The pony I really want: a good signals tutorial

Sep 16, 2008 Django

Someone needs to write a good, clear, thorough tutorial on using signals in Django. They're either a highly powerful but underutilized tool, or a cool but completely useless feature - I haven't been able to figure out which yet. I mean, I get the concept, but what I really need are some use cases to make my understanding complete. For now the work project I'm working on is my only real-world example, so here's my contribution to the pool. Signals are, for all intents and purposes, messages sent out from the framework that relay information that can be used by all of the apps in a project. To make use of the information sent in these signals, you just have to define a method to "catch" it. There are a few different classes of predefined signals: model, management, request/response, and test. I'm not sure under what circumstance management signals would be useful other than for testing/deployment. Request/response signals (imported from django.core.signals) don't seem to relay a lot of useful information either. For example, a callback method like this:

def my_callback(sender, **kwargs):
    print sender
    print kwargs['signal'].__dict__

from django.core.signals import request_finished
request_finished.connect(my_callback)
Returns stuff like this:
<class 'django.core.handlers.wsgi.WSGIHandler'>
{'providing_args': set([]), 'receivers': [((5729776, 2022048), <weakref at 0x5e2a20; to 'function' at 0x576df0
(close_connection)>), ((21497136, 2022048), <weakref at 0x14af210; to 'function' at 0x1480530 (my_callback)>),
((22355760, 2022048), <weakref at 0x155f6f0; to 'function' at 0x1551f30 (my_callback)>)]}
So, there's not a lot of information in this particular signal that you can use to change the user flow or set conditions or trigger some kind of action. The model signals show a lot of promise though. Stick something like this at the top of one of your models.py files - any model will do, as long as it's in a place where the code will be executed before the signal is sent:
def my_callback(sender, instance, **kwargs):
    print sender_
    print instance

from django.db.models.signals import post_init
post_init.connect(my_callback)
Depending on how complex your project is, you might be surprised to see how many instances of your models are being created on each page request:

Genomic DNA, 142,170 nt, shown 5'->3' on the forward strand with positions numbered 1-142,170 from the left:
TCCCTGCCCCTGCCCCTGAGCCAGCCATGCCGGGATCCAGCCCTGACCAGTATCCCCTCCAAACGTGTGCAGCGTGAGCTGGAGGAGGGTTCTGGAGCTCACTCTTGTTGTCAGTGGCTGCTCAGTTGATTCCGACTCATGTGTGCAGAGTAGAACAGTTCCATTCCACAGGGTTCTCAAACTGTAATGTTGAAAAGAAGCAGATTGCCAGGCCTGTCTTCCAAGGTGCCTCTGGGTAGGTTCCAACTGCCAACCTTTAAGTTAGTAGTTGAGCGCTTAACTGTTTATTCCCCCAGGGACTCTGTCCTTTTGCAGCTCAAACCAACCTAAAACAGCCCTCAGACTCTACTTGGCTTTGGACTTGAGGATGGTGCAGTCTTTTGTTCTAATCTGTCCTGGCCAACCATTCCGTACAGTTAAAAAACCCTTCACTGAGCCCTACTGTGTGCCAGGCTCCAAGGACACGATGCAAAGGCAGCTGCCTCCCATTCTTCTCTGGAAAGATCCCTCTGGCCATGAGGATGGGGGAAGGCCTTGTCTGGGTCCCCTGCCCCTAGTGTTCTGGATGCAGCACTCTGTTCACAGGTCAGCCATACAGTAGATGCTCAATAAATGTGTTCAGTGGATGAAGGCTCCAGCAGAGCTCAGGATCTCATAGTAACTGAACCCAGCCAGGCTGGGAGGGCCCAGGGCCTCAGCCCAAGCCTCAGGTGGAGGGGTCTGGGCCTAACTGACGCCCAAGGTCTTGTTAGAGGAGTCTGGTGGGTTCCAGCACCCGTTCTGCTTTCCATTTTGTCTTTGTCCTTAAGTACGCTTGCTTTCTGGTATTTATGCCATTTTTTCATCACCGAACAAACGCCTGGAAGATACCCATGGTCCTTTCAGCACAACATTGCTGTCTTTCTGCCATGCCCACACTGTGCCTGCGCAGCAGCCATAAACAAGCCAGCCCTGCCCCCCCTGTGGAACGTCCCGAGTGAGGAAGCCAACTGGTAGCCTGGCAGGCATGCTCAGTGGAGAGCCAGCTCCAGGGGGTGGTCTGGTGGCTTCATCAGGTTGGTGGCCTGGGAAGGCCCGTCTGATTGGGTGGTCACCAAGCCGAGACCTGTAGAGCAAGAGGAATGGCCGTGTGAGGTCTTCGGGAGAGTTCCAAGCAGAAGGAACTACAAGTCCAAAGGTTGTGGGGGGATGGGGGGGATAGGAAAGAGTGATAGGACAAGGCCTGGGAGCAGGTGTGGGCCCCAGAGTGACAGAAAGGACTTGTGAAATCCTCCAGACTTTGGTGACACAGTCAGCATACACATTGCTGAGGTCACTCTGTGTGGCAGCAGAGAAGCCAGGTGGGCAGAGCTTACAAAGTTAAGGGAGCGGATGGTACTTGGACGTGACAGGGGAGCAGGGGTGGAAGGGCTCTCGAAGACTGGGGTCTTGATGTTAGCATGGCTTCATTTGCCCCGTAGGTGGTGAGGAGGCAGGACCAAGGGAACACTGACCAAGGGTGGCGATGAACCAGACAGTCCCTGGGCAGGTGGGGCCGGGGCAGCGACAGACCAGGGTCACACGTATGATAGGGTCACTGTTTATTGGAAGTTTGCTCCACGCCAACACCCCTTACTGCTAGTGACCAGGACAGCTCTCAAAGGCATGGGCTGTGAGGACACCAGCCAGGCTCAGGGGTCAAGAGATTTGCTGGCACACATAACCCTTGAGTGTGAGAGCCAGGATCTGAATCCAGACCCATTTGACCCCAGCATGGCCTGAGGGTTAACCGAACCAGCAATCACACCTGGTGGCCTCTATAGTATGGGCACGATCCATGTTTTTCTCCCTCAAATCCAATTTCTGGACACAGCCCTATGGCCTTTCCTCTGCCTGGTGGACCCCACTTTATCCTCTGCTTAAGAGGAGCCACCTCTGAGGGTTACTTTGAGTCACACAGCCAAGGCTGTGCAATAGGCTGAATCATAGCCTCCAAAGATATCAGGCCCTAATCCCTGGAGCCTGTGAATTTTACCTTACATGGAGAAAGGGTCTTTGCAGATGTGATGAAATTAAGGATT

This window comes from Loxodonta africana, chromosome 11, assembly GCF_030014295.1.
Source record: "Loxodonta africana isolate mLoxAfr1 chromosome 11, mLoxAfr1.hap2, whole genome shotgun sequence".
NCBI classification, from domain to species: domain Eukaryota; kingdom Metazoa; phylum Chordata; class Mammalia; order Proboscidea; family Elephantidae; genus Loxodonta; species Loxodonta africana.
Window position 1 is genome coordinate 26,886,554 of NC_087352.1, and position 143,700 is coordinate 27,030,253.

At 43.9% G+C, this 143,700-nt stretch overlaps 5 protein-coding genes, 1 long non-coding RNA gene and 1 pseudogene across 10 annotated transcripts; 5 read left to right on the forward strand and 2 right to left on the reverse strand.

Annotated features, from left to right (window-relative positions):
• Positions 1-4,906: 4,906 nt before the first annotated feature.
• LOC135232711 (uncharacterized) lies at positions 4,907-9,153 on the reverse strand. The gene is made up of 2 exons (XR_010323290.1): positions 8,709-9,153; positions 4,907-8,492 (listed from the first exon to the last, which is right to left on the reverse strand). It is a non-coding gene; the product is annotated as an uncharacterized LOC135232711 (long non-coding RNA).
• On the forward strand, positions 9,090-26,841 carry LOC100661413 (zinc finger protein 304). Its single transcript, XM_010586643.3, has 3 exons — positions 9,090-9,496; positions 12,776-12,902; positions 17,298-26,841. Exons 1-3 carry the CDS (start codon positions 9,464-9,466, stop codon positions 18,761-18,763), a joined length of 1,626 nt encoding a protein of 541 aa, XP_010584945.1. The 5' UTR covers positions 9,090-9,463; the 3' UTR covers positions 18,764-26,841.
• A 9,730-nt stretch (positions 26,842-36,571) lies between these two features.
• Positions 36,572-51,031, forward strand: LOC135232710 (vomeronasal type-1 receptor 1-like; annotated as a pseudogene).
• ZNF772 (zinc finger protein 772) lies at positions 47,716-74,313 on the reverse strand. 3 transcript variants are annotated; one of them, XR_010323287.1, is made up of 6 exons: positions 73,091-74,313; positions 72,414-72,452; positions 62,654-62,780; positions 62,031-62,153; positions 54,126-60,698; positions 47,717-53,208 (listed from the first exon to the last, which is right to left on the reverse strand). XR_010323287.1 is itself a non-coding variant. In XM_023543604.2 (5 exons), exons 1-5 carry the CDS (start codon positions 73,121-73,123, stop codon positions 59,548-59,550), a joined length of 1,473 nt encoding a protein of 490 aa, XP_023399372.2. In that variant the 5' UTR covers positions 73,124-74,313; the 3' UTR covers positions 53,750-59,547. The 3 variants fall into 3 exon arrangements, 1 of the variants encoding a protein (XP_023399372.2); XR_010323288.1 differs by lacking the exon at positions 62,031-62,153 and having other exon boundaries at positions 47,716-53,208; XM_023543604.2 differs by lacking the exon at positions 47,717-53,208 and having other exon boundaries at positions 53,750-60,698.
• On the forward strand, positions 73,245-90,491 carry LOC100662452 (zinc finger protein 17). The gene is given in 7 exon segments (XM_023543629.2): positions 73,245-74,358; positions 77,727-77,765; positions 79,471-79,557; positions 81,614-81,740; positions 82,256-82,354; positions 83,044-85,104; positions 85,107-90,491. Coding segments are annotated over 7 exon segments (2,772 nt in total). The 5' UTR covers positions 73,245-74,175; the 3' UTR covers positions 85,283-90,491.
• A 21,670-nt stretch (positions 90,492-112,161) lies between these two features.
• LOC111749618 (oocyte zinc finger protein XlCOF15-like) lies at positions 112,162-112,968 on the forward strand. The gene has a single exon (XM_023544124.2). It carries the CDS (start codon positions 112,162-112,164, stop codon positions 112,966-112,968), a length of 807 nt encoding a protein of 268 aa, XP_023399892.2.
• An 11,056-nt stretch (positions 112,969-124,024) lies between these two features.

<class 'django.contrib.sessions.models.Session'>
Session object
<class 'django.contrib.sessions.models.Session'>
Session object
<class 'django.contrib.sites.models.Site'>
127.0.0.1:8000
<class 'django.contrib.sites.models.Site'>
127.0.0.1:8000
<class 'category.models.Vertical'>
IT Management
<class 'category.models.Vertical'>
IT Management
Note: Take a close look at the complete signal reference as you're writing your receiver methods - each signal sends a slightly different set of arguments. Put some logic in your listener method:
def my_callback(sender, args, **kwargs):
    print sender
    if sender is User: print 'Yeehaw!'

from django.db.models.signals import pre_init
pre_init.connect(my_callback)
Or specify a sender:
def my_callback(sender, args, **kwargs):
    print sender
    print 'Yeehaw!'

from django.db.models.signals import pre_init
pre_init.connect(my_callback, sender=User)
Both will give you a whole lot of this:
<class 'myproject.myaqpp.models.User'>
Yeehaw!
<class 'myproject.myaqpp.models.User'>
Yeehaw!
<class 'myproject.myaqpp.models.User'>
Yeehaw!
<class 'myproject.myaqpp.models.User'>
Yeehaw!
Uhm, no, this is definitely not all I have to say on the matter of signals. I've been tinkering around today, but I do actually have a use case - in the work project, we're thinking of using signals to handle user redirects when a user signs up/logs in after having created some content. But the exact flow hasn't been worked out yet (oh yeah, we're working without a spec). Once it has, I'm looking forward to writing a custom signal - that'll probably be tomorrow. Meantime, check out this excellent article from Chris Pratt: Signals in Django: Stuff That's Not Documented (Well) [February 16th, 2008]